So rather than write a proper blog whilst convalescing slightly, I’m just going to cut and paste the thing I wrote for them and that can be today’s entry. It is annoyingly relevant as I’ve had a similar day to it today but didn’t know this when I was writing it (didn’t cancel the show though – brave boy. In fact I also did Rob Deering’s brilliant Beat This show with Ed which I will write about another day, so there should definitely be presents for courage forthcoming from anyone who can be arsed).
Here it is, enjoy:
My Fringe Nightmare
There’s an odd machine-like quality in the performers perception of the Fringe, once you arrive there it can feel like a rollercoaster that you aren’t allowed to get off. Due to the huge financial hit most of us take in August, an increasing number of acts (myself very much included) no longer take the “day off”. It used to be that all acts would take off Tuesdays, as this was traditionally the hardest day to sell tickets, but then around 2004/5, a few acts got savvy to the fact that it had now become the easiest day to sell tickets as there was nothing else on. At the moment about 75% of shows carry on right through and don’t have a break. (I have no facts or figures to back up that percentage I just confidently stated, it is based purely on my own personal estimate).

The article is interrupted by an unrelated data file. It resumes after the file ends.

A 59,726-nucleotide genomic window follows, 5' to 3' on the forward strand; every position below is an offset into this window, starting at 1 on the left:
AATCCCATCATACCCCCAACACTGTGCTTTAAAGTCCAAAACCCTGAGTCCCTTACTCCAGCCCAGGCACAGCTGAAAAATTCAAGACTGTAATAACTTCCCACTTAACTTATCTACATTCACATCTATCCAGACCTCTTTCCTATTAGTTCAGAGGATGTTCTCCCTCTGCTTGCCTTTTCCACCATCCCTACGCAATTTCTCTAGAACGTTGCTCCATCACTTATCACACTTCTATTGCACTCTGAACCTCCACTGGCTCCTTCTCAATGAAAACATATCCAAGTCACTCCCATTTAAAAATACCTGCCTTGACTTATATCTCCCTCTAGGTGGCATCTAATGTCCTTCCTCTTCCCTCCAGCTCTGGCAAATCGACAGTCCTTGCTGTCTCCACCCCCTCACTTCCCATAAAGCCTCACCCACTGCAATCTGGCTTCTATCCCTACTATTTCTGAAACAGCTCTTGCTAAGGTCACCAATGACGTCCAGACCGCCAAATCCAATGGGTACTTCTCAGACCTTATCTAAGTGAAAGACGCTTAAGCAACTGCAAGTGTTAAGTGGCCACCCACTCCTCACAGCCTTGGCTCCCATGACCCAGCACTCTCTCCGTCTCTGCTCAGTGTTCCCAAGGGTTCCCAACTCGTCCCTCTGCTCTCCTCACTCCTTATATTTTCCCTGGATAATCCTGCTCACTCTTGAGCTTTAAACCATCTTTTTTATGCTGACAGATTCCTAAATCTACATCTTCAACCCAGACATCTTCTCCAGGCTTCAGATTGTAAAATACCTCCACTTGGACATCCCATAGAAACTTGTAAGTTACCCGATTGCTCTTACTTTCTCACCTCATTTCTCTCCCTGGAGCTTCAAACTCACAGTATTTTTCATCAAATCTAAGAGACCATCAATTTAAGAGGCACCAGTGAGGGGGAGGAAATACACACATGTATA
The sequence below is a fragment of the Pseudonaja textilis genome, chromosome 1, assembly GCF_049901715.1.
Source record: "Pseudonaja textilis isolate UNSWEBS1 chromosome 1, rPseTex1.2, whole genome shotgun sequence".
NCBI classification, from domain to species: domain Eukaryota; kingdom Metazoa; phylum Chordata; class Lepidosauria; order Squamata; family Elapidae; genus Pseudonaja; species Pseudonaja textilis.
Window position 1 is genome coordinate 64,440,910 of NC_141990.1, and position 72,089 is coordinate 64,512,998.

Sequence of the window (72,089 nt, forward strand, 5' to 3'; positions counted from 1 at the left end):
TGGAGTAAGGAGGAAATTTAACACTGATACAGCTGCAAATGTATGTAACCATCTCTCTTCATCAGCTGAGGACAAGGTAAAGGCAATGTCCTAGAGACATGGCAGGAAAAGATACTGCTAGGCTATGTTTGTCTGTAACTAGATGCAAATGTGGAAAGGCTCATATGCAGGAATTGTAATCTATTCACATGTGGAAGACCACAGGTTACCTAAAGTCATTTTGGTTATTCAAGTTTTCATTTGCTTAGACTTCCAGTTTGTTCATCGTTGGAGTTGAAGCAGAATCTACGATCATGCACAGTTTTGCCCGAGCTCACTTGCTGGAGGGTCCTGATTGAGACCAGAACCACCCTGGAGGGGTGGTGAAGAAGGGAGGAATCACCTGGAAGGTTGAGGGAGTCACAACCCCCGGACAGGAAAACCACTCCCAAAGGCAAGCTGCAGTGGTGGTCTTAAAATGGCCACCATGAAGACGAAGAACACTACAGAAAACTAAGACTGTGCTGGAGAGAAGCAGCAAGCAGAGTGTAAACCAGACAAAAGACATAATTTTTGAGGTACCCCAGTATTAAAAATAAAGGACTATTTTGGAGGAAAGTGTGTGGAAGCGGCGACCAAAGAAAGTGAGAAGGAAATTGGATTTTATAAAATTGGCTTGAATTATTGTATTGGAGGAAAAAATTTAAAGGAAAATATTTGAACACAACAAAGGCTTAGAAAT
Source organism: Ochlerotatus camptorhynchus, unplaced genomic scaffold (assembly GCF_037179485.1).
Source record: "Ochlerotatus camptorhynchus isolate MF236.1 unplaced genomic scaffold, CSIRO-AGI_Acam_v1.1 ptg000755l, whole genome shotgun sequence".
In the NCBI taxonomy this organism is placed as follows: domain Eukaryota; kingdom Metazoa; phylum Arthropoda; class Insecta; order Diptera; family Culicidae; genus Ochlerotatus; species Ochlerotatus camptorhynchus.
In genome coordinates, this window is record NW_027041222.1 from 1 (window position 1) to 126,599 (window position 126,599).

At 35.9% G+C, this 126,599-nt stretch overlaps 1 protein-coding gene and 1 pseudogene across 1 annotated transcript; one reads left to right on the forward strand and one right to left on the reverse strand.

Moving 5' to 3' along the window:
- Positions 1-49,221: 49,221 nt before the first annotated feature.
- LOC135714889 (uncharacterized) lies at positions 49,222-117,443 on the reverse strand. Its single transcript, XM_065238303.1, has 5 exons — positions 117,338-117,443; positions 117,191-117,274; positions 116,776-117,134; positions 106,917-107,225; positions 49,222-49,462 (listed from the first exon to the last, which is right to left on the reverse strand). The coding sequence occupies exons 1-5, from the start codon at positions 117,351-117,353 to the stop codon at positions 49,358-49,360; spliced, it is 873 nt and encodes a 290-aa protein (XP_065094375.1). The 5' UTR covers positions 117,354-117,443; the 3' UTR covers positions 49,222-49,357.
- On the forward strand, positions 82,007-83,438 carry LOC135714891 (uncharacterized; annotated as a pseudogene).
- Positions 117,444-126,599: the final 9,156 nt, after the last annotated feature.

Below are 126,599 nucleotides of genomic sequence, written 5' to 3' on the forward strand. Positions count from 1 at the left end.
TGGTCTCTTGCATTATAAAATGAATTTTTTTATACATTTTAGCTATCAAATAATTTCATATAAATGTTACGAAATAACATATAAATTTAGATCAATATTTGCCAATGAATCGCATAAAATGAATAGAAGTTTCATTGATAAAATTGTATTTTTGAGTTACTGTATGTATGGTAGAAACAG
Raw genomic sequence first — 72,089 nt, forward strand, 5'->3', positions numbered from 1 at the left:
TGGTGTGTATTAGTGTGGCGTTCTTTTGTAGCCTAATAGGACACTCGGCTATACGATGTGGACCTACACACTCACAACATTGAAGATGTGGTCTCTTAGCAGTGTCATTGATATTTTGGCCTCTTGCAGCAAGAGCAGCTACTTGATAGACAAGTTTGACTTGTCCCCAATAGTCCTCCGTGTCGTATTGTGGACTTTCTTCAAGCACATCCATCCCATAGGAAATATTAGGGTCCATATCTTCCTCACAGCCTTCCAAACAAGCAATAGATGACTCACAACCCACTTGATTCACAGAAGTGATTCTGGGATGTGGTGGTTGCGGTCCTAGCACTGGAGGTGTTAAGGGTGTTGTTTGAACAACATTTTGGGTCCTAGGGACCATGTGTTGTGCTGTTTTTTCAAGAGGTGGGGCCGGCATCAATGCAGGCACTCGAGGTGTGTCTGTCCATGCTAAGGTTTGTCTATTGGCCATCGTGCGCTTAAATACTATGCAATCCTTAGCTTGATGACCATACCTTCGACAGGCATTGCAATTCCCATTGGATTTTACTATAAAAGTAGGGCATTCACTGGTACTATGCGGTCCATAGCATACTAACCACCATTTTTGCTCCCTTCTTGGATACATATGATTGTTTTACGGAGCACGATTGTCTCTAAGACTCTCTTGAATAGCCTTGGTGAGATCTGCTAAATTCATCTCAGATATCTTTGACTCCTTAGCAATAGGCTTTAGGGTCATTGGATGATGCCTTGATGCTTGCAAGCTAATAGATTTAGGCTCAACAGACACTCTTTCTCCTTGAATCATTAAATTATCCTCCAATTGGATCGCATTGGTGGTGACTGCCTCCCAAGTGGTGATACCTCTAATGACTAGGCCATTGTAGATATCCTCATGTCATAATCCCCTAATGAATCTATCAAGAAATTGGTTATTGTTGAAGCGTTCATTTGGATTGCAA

The problem with the Edinburgh rollercoaster is it kind of throws you about a bit, it’s all dips and peaks and loop-the-loops, very little of it is straight track where you can catch your breath for a moment and prepare yourself for the next steep drop. The Fringe is also the 2nd most unhealthy place in the world to reside for a month (another invented statistic there), everything pushes you towards hedonism and gluttony and stress. You can’t get off the ride, it’s making you sick, and you have no time to take evasive action. It’s an accident waiting to happen and last year my kidney decided to make a stand.
I’d had kidney stones before, won’t waste words talking about the pain but if you want to imagine the worst agony you can think of and then multiply it by a million, then you’re halfway there (that one is a true statistic based on personal experience). The attacks tend to happen a little after I’ve had a cold or been coughing a lot, I guess the tension in the body just pushes the blighters down the tube a bit and I get to enjoy the bodyshock it provokes.